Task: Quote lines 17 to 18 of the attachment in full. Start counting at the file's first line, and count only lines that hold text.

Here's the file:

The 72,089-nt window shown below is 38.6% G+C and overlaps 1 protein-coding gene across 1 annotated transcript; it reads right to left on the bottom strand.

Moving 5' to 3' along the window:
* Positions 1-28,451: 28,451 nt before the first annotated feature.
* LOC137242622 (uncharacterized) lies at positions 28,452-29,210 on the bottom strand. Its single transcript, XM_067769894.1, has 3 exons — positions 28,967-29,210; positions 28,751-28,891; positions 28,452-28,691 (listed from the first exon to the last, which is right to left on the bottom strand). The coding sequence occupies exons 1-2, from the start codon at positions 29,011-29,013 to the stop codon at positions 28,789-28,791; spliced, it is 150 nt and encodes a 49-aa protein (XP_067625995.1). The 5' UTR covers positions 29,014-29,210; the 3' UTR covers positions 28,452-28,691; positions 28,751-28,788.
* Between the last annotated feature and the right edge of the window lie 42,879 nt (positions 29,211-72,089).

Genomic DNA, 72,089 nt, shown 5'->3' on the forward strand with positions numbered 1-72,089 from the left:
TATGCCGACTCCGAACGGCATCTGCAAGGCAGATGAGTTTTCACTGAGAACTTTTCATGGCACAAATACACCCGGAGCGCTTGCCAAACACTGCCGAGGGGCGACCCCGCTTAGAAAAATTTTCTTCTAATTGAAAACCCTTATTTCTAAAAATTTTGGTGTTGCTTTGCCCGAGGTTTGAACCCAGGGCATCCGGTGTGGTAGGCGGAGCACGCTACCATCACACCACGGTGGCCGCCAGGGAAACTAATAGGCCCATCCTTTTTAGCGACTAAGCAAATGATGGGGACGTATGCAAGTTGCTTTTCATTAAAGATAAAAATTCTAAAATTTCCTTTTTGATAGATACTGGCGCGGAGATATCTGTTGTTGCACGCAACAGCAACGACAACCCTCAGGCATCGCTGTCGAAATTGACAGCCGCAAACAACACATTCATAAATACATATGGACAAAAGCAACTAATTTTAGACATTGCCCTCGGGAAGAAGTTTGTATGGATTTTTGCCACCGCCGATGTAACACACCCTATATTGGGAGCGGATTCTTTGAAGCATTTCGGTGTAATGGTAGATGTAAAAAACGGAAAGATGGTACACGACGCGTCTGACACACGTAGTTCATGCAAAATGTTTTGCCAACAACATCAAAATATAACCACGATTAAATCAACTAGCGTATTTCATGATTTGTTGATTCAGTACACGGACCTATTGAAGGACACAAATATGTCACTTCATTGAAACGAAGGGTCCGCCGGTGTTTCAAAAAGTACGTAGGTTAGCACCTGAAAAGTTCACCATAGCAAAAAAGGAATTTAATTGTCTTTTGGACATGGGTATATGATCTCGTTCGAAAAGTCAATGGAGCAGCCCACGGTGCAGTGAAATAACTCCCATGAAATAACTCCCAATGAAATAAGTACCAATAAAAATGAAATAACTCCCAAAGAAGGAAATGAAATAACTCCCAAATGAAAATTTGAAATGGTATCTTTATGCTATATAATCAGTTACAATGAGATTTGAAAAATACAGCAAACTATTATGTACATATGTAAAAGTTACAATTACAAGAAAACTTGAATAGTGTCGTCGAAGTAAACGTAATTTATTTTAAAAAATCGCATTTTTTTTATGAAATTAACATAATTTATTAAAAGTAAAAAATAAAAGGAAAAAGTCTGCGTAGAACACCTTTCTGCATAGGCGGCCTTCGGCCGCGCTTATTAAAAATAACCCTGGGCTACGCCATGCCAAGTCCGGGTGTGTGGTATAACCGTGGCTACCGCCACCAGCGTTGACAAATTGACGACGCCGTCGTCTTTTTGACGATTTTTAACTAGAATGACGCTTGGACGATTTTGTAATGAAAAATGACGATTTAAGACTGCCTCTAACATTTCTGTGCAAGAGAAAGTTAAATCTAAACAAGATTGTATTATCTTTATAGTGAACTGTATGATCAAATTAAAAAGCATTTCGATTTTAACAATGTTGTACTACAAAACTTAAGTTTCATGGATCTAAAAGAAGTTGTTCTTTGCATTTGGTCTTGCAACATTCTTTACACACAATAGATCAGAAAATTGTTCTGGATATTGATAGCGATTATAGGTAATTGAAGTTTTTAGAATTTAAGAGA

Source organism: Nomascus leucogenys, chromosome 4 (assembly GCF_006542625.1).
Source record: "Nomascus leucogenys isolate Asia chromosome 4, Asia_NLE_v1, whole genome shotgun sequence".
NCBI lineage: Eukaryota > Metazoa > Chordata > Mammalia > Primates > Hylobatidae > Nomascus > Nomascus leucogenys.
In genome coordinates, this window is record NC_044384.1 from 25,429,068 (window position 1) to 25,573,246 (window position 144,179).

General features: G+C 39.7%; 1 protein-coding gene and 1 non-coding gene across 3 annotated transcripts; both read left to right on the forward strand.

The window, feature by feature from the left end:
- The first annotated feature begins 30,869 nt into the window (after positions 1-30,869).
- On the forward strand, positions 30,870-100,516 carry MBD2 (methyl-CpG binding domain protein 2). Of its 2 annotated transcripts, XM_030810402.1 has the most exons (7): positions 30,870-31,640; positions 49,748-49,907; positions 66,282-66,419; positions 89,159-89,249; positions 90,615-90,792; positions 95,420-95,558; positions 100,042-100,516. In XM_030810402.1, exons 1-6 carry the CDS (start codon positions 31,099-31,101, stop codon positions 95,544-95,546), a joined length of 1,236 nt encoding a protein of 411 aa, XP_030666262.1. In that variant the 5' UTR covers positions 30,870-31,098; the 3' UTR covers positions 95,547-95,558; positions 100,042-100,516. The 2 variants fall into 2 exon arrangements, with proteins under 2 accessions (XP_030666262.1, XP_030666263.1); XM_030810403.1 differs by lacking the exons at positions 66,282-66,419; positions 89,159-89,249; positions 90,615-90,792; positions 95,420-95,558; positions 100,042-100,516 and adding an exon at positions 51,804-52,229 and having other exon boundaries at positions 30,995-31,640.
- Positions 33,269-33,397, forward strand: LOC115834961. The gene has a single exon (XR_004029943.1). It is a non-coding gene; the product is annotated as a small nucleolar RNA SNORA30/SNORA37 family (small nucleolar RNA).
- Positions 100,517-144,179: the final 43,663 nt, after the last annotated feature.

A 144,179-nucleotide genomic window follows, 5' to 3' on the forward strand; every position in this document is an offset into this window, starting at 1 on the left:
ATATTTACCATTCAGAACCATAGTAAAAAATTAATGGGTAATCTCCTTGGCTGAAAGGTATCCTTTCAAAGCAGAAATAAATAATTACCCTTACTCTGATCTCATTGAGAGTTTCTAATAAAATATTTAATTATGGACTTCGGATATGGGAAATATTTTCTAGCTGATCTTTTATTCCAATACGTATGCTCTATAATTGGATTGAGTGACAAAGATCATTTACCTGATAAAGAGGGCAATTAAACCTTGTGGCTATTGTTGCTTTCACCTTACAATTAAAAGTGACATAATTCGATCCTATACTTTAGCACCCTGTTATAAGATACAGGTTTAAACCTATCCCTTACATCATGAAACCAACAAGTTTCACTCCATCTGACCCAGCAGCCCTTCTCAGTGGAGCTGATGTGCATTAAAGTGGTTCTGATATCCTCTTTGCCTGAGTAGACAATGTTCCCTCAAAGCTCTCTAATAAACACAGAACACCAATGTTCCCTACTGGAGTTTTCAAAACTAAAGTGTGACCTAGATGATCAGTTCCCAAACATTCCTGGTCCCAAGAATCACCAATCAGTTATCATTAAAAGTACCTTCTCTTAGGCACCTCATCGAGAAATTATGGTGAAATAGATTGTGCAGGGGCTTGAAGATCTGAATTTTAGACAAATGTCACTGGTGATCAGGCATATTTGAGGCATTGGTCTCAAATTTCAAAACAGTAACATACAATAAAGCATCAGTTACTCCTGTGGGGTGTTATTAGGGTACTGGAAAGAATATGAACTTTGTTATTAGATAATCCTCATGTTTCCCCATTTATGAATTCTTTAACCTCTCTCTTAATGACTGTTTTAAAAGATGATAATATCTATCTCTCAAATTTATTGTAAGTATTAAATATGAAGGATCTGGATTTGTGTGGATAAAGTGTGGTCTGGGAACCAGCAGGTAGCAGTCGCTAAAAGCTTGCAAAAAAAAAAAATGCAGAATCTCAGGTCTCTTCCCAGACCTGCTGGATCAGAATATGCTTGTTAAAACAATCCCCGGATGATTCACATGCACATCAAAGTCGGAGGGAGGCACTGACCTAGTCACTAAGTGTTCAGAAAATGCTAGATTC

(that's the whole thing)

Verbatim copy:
- Positions 100,517-144,179: the final 43,663 nt, after the last annotated feature.

A 144,179-nucleotide genomic window follows, 5' to 3' on the forward strand; every position in this document is an offset into this window, starting at 1 on the left: